The possibility of giving public officials hospitality of low value is based on the rulings of the Colombian courts that have considered that hospitality that does not have the potential of influencing the decision of the officer that receives it, is innocuous. However, such rulings do not provide for a minimum or maximum amount for this hospitality. In general, the maximum amount will depend on the hierarchy of the public officer that receives the hospitality. A normal business occasion for a high-ranking officer would not be considered lavish or excessive if the price is not high under regular business custom.
Sanctions or legal consequences of domestic bribery in Colombia for legal entities are:
- civil liability (torts) – the legal entity responds to all damages caused by the punishable act once the sentence is final;9
- piercing the corporate veil – this measure seeks to identify the individuals who own a legal entity and can thus be direct subjects of the criminal action. This measure is taken by the Attorney General of the Nation at the beginning of the investigation or at any stage of the process;
- suspension and cancellation of legal status – at any stage of the criminal process and before indictment, the prosecutor may request the suspension as a preliminary measure, generating the temporary closure of commercial establishments when it is proven that the offence was committed through the legal entity;10 and
- finally, the legal entity (including its parent company, subsidiaries and affiliates) is permanently banned from contracting with the state11 when one of its administrators, legal representatives, members of the board of directors or of the controlling shareholdings has been convicted for public corruption, private corruption, unfair administration, misuse of privileged information and transnational bribery, among others. This debarment is not given as a penalty in the criminal process but is a general debarment for the legal entity on state procurement.12
Commercial bribery offences
Private-to-private corruption is a crime in Colombia, and is included in the Anti-Corruption Statute as two criminal offences. The first of them is disloyal administration, which occurs when the manager, employee, shareholder or adviser of an established company or of a project, acting in his or her own benefit or that of a third party, disposes of the assets of the entity or assumes obligations that cause detriment to the company or its shareholders as a result of the abuse of the perpetrator's functions.13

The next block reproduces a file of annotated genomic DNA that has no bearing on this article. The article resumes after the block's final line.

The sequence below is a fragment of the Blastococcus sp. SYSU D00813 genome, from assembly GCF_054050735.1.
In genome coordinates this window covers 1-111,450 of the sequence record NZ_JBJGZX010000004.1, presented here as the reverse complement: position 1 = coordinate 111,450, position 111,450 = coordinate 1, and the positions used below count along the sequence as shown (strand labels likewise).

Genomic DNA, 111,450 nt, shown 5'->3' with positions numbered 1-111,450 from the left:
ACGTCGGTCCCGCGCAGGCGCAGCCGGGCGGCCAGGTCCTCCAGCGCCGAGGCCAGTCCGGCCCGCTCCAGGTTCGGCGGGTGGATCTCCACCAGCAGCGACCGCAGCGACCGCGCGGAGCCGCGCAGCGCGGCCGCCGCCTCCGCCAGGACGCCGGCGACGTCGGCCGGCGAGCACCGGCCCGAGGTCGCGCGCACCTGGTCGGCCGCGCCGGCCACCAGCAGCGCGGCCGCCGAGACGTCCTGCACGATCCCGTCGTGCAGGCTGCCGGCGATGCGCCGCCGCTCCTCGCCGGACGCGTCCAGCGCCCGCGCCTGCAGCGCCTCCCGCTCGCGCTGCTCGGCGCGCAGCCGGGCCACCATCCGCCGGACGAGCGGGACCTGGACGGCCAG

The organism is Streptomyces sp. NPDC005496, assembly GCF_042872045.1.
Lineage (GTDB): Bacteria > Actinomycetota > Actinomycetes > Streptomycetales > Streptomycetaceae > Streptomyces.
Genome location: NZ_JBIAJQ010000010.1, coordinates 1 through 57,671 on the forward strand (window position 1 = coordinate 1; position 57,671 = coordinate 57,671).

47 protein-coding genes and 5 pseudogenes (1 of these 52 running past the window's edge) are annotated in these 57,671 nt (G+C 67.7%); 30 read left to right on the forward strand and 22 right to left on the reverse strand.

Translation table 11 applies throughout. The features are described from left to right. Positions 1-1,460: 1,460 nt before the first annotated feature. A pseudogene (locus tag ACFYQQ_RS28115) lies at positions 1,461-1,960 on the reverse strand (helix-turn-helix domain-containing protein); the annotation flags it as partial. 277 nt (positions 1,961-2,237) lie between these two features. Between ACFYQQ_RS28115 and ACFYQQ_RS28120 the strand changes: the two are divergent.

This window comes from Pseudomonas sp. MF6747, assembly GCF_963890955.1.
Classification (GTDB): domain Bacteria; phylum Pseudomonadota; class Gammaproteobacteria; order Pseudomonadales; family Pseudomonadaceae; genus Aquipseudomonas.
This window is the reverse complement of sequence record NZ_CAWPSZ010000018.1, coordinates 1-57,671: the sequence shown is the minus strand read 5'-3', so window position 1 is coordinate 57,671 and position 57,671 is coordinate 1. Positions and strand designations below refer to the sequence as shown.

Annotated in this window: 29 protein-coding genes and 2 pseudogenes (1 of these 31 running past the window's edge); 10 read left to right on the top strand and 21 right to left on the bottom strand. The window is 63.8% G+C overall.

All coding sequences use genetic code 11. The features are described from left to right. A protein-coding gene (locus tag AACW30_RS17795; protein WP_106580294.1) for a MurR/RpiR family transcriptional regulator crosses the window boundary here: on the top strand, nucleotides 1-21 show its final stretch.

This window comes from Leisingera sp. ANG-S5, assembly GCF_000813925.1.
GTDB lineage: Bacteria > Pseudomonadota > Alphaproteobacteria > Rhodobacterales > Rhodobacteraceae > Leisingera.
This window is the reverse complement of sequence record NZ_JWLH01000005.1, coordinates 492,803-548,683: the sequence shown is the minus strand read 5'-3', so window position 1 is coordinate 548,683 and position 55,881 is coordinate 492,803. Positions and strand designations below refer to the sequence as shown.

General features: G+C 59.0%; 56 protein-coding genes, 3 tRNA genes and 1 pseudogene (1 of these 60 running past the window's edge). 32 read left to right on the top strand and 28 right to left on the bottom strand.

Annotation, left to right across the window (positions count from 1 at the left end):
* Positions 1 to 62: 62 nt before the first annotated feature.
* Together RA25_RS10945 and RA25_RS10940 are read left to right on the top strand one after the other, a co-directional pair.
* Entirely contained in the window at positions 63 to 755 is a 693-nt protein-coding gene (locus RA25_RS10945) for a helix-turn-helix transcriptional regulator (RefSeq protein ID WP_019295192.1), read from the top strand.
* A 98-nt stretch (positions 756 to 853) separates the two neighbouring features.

The second criminal offence is private corruption, which is committed when someone gives or offers money or other profit to a director, manager, adviser or employee of a legal entity, or when these request or receive so, to benefit himself or herself or any third party at the expenses of the legal entity.14
ii Administrative law
Bribery of domestic officials offences
In Colombia, non-public officials are not liable for domestic bribery under administrative law. Public officials are responsible for criminal behaviour under the Disciplinary Code (Law 734 of 2012).15
Penalties include fines, publication of the sanction in the media, being prevented from receiving government subsidies and administrative disciplinary sanctions.
Fines derive from the existence of an enforceable final judgment issued against the legal representative or administrator of the legal entity when they have been convicted of receiving or giving a bribe. The Superintendence of Companies may impose fines of up to 200,000 times the legal minimum wage if the legal entity benefited from the commission of that offence.16 In certain cases, the Colombian Antitrust Authority could see bribery as anti-competitive conduct in the public procurement context. If this is the case, the Superintendence of Industry and Commerce may impose fines of up to 100,000 times the minimum monthly wage on the legal entity involved in the anti-competitive conduct.17
Publication of the sanction on media – this reputational penalty consists of the publication of an extract from the decision of the Superintendence of Companies in widely circulated media and on the website of the legal entity for a period of one year.18
The prohibition on receiving governmental subsidies lasts for five years.19
Public officials are subject to administrative disciplinary sanctions based on the Disciplinary Code.
In Colombia, there are no provisions regarding private-to-private corruption under administrative law.
Public officials' participation in commercial activities
Public officials can participate in commercial activities or in any other activities while serving as public officials, as long as their position does not represent a conflict of interest. The conflict of interest prohibition lasts up to two years after the individual leaves his or her position as a public official.20